Subject: NYC Evictions in wake of Olympics Displacement/Development environment
Note: The Windermere is NYC's oldest existing multiple dwelling,
constructed even before the legendary Dakota apartments, and has been
an eyesore for many years (due to owner neglect). Seven tenants have
held out for many years. Because the exterior of the building shows
substantial neglect, public opinion is not significantly with the
remaining tenants, but more so on what sort of store might end up in
the storefronts to satisfy the yuppie constituents of Gale Brewer
(whose main district is much further north in the Disneyfied Upper West Side.
This is a perfect example of the Olympics displacement and
development environment that continues long after NYC lost it's bid
for the 2012 Olympics. (they really wanted the pro-development
environment, not necessarily the Olympics)
Both NYC Council Member Gale Brewer and local NGO Housing
Conservation Coordinators (HCC) have been instrumental in creating an
environment of eviction and displacement, making deals with
developers and developer-controlled politicians. HCC's budget was
substantially increased by City Council after it changed to
pro-development and pro-landlord policies during the Olympics bid
period. They also run the Astroturf (fake grass-roots) group created
by City Council Speaker Quinn and developer Joe Restuccia and which
supports constructing more than 25 skyscrapers in Hell's Kitchen,
expected to create significant displacement.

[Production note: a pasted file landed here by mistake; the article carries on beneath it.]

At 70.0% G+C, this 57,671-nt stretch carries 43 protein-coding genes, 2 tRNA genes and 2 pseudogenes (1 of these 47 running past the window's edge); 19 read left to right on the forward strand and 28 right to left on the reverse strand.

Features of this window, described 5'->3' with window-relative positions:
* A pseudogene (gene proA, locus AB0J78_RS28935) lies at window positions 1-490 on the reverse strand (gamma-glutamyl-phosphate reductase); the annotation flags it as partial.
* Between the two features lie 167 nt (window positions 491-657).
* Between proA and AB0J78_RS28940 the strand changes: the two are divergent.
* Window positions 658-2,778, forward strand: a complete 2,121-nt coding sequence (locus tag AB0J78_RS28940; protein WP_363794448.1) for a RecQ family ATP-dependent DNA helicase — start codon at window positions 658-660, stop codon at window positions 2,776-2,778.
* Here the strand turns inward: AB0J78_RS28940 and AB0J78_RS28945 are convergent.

While individual tenants might find temporary safety (and be
ghetto-ized and warehoused), they will likely lose their apartments
and the building will likely be turned over to a developer who can
use related air rights to construct more luxury towers. Speculation
is that developer Joe Restuccia (part of Scott Stringer's corrupt
Community Board 4) and HCC have already made a deal involving the
Windermere. Although the building was recently landmarked, that can
be somewhat overcome (and the landmark designation might still be
Luxury condos can easily replace what was affordable housing.
NYC is famous for using it's Police and Fire Departments as political
tools to "save" tenants who have suffered through decades of owner
abuse and neglect. Usually at the behest of a local politician (who
in turn act for developers), the Fire Department "suddenly" finds
life-threatening conditions forcing tenants out. Rarely do they get
their apartments back and most do not have the financial resources to
obtain competent legal counsel. (public interest lawyers rarely have
the time to devote to complicated cases such as this). Usually the
Fire Department is not called in until the political deal is signed
and delivered. Only question is how much did the politicians get from this.
Such displacement is more and more common in NYC. The Windermere case
rises above the radar only because of the length of the tenant
struggle, the landmark status of the building and the location (9th
Ave. and 57th Street) which is coveted by developers.
New York Times
September 22, 2007
Fire Dept. Orders Windermere Tenants Out
By ANTHONY RAMIREZ
The last remaining residents -- seven in all -- of the storied and
ill-starred Windermere in Midtown Manhattan were unexpectedly